King Richard II Essay

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Richard II presents several aspects of kingship, including the notions of the legal right to rule as king, the divine right to rule, and the effectiveness of one's rule as king. The "divine right" of kings refers to the notion that the right to rule is ordained by God, not by the popular consent of the people. Lewis J. Owen observes that the characters of Richard and Bolingbroke each represent an important aspect of kingship in relation to Queen Elizabeth. Richard stands for the divine right to rule and Bolingbroke represents effective, "kingly"_ leadership. Owen argues that Shakespeare takes care in the play to treat both Richard's and Bolingbroke's claim to the throne sympathetically. Our sympathy for Richard is generated by three factors, Owen states. The first is the fact that Richard is surrounded by "evil" advisors. Owen notes that while to modern readers this may seem like...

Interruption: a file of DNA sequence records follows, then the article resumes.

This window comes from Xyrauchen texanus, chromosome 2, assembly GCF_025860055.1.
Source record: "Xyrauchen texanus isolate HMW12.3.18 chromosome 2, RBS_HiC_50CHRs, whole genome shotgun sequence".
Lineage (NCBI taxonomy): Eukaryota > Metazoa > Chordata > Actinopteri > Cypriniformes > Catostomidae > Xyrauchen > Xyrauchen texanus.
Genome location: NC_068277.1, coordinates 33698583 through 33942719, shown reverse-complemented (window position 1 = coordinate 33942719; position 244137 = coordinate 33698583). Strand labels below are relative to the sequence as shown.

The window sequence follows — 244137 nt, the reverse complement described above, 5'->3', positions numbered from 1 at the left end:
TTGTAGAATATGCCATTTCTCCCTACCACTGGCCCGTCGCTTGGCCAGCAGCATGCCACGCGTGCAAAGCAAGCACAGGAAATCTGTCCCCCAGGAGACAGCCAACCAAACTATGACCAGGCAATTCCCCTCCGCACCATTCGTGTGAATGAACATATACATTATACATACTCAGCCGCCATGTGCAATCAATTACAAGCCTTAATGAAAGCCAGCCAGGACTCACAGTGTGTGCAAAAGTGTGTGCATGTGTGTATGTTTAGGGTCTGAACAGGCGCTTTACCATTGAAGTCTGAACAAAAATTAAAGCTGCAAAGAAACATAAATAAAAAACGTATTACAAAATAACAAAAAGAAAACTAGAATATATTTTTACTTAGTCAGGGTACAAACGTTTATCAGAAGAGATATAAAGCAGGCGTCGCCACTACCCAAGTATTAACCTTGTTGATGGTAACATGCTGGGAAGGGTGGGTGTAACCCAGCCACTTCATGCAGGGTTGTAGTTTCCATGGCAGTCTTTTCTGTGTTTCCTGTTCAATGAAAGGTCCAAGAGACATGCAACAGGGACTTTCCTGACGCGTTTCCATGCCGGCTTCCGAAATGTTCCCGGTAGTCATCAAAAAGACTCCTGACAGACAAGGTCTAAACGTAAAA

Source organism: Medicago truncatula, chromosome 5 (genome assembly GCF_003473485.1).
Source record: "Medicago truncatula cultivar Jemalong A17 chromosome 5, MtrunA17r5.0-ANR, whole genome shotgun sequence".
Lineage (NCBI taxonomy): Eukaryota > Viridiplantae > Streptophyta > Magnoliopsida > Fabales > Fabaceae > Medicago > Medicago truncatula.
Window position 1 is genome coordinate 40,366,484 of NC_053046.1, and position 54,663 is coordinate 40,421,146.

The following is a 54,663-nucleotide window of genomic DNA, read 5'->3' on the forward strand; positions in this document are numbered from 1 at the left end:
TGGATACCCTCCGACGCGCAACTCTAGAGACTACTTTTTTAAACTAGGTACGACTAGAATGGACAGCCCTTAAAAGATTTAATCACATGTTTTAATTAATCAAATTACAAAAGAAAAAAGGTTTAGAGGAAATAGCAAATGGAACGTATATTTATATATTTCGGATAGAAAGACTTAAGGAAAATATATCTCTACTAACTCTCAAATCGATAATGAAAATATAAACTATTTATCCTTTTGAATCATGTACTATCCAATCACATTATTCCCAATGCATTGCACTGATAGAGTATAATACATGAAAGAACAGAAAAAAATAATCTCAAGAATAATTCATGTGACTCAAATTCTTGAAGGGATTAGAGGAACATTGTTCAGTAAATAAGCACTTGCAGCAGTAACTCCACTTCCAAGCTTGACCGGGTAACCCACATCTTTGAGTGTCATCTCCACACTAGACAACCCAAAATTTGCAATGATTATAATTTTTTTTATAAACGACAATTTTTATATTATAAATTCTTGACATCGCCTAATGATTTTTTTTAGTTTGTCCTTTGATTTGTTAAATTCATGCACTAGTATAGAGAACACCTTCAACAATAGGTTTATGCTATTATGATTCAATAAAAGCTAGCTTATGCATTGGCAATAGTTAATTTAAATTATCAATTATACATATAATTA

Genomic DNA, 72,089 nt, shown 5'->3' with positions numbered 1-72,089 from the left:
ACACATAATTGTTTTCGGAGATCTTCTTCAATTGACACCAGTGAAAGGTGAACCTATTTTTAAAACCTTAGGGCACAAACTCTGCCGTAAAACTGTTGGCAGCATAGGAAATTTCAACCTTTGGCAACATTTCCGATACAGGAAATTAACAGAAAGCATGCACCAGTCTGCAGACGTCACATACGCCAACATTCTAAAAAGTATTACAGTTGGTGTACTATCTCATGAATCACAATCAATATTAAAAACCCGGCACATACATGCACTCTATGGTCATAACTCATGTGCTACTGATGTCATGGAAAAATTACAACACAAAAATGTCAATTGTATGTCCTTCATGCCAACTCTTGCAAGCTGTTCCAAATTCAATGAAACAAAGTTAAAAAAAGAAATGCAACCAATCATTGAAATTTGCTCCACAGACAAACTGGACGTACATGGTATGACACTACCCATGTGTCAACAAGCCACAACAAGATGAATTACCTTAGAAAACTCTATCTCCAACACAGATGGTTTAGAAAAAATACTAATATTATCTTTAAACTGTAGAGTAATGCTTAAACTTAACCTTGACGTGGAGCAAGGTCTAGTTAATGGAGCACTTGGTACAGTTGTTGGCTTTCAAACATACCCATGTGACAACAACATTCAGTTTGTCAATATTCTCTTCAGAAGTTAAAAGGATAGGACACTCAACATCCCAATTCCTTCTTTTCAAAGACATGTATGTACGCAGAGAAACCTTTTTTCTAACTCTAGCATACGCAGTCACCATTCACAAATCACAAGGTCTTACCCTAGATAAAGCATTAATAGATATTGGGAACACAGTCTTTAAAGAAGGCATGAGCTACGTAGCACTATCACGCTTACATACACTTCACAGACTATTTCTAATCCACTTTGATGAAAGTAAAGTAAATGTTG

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This section contains 6,649 words
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Buy the King Richard II Study Guide
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Shakespeare for Students
King Richard II from Shakespeare for Students. ©2005-2006 Thomson Gale, a part of the Thomson Corporation. All rights reserved.